However, the priest did not walk out on the ceremony, even when I (and then others)
    began to voice our grievances and dissidence at the cemetery.

    In fact, the priest seemed to have an admirable ability not to notice that things were not going according to the church’s gameplan, since his chief interests seemed to be order, decorum and preserving appearances.

    Given that the Catholic church seems to give priests tremendous leeway in not noticing what is before their eyes, including the sexual conduct of many other priests, it seems doubly out of order for the priest in question to refuse communion to the woman in this case and then walk out, since he so easily could have closed his eyes to the state of things in the interests of order and, in my opinion, understanding/empathy with someone who is grieving.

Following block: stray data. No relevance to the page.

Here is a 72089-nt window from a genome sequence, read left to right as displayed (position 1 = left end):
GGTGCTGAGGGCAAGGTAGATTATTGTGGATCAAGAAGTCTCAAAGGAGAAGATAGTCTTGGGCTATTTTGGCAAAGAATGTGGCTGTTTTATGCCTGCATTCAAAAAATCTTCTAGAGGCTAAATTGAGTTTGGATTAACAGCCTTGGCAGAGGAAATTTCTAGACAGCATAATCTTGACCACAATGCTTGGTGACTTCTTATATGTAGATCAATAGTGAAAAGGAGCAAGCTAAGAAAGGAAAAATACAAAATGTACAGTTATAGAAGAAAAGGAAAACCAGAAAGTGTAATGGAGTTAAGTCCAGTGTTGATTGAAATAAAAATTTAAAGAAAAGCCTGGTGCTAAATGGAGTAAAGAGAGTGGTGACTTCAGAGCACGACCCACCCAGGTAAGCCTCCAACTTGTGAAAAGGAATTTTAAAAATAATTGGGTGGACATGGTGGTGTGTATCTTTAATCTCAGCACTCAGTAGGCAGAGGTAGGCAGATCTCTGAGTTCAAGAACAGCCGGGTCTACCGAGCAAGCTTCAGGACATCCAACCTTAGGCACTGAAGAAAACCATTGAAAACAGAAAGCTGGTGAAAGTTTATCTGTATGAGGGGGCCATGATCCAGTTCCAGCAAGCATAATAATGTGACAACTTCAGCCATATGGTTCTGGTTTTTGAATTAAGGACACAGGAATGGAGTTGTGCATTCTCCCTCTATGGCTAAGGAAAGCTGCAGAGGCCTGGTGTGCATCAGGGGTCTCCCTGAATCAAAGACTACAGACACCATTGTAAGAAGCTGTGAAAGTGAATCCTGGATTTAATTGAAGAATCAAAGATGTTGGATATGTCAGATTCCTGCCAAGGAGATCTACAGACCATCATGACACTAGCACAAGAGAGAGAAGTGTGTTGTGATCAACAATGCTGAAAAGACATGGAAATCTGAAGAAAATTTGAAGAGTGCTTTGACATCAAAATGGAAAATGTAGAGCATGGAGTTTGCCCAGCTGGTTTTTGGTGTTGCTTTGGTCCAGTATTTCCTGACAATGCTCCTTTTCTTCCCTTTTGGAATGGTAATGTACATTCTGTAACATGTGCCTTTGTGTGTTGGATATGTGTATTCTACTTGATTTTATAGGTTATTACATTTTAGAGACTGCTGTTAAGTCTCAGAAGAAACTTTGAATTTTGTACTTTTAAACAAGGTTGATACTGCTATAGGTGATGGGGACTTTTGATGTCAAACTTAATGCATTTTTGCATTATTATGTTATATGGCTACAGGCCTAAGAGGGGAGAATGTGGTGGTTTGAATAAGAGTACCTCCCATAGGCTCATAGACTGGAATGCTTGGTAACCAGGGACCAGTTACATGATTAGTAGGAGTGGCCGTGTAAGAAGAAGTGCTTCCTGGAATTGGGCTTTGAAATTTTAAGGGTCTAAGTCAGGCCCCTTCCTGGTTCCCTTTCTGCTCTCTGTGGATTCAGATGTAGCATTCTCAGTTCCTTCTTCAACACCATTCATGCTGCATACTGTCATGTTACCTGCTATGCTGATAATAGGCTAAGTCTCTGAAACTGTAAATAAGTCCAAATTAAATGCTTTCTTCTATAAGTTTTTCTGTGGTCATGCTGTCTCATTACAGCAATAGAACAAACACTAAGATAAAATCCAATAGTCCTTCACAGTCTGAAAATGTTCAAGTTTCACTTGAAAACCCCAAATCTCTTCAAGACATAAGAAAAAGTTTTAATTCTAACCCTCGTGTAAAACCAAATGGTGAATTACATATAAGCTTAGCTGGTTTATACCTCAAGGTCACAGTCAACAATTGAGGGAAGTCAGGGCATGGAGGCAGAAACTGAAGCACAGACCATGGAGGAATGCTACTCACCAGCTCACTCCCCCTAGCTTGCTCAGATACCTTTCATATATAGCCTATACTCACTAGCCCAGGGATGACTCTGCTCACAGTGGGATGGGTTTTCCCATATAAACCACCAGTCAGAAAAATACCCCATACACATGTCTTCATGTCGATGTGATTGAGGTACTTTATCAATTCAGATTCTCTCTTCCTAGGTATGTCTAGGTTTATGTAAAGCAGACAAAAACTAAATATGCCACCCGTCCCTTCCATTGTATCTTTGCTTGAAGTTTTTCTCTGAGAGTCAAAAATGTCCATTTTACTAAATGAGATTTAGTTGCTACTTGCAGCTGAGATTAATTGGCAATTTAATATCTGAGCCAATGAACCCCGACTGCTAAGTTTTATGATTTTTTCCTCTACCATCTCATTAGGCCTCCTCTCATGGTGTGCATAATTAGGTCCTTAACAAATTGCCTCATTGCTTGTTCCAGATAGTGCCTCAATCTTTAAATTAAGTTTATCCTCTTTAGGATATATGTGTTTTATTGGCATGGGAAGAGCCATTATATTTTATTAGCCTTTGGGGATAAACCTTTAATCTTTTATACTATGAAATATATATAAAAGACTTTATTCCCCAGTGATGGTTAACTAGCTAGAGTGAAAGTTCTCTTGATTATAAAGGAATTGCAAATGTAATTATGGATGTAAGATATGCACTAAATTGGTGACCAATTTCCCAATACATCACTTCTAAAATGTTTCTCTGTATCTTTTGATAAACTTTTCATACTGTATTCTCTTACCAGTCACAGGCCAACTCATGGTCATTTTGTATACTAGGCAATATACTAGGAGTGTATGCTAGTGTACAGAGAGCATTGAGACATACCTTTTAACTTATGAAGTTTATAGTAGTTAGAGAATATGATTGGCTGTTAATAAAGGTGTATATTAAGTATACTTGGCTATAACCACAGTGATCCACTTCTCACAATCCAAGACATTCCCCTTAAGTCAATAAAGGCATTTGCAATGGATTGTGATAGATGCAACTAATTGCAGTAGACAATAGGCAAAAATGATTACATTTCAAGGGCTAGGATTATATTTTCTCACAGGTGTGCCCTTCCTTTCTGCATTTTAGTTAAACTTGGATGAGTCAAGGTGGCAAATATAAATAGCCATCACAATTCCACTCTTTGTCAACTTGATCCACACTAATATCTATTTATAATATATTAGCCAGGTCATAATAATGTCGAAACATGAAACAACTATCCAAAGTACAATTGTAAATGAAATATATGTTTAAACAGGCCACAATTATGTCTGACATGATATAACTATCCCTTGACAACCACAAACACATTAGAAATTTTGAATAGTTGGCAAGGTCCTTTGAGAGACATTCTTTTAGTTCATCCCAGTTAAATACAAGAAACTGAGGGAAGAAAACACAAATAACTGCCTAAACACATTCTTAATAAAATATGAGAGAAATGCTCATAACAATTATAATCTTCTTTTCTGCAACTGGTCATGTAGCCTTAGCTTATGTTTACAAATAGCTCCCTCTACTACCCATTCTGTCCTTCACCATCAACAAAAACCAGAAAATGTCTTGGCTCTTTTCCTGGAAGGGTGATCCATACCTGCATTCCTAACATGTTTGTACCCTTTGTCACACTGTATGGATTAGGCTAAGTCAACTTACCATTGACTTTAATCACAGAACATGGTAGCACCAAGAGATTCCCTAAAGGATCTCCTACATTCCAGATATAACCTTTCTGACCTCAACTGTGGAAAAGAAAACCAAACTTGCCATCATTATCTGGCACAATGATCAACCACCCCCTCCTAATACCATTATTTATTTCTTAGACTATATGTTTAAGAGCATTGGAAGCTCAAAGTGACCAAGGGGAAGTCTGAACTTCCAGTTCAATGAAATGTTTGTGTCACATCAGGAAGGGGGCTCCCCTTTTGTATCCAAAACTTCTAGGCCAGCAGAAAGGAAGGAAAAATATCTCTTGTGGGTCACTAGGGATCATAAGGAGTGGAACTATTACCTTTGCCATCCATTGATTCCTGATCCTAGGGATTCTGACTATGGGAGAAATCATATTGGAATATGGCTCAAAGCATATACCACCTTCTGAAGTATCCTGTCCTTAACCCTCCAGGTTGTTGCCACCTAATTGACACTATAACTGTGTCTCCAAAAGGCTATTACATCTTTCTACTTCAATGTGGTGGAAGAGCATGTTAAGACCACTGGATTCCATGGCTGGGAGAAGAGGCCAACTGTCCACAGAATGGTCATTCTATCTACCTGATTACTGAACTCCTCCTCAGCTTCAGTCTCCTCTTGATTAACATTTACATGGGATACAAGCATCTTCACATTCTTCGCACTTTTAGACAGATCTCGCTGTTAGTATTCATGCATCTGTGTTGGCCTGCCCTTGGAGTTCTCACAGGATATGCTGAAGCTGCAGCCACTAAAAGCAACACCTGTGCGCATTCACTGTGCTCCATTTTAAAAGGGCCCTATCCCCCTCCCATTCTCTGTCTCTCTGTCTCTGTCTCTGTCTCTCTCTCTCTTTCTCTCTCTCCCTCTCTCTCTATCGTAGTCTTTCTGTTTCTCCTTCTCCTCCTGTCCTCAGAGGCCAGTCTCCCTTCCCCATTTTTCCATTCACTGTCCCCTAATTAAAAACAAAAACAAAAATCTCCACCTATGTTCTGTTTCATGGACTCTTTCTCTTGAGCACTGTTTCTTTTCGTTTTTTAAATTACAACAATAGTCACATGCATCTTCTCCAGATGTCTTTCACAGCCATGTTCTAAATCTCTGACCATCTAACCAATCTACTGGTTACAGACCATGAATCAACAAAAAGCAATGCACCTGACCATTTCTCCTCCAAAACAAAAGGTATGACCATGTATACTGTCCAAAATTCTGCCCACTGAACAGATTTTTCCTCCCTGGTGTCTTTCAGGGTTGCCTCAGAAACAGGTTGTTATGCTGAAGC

91. annejjacobson Says:

    SW, I sadly agree. I was thinking this afternoon that many of those involved in the scandal may well have been serving themselves communion.

    Apparently there was a priest at the burial. The funeral director says he arranged it, while the original priest says he did.

  92. Bijan Parsia Says:

    Hi synapseandsyntax,

    First let me say that I appreciate you posting the long form of your comment in which I find a lot to chew over.

    I believe we differ on the question on whether an individual has a moral claim to be included in the activities of a religious organization on terms of their own choosing, even when the rest of us (outside of the organization) think such terms are eminently reasonable.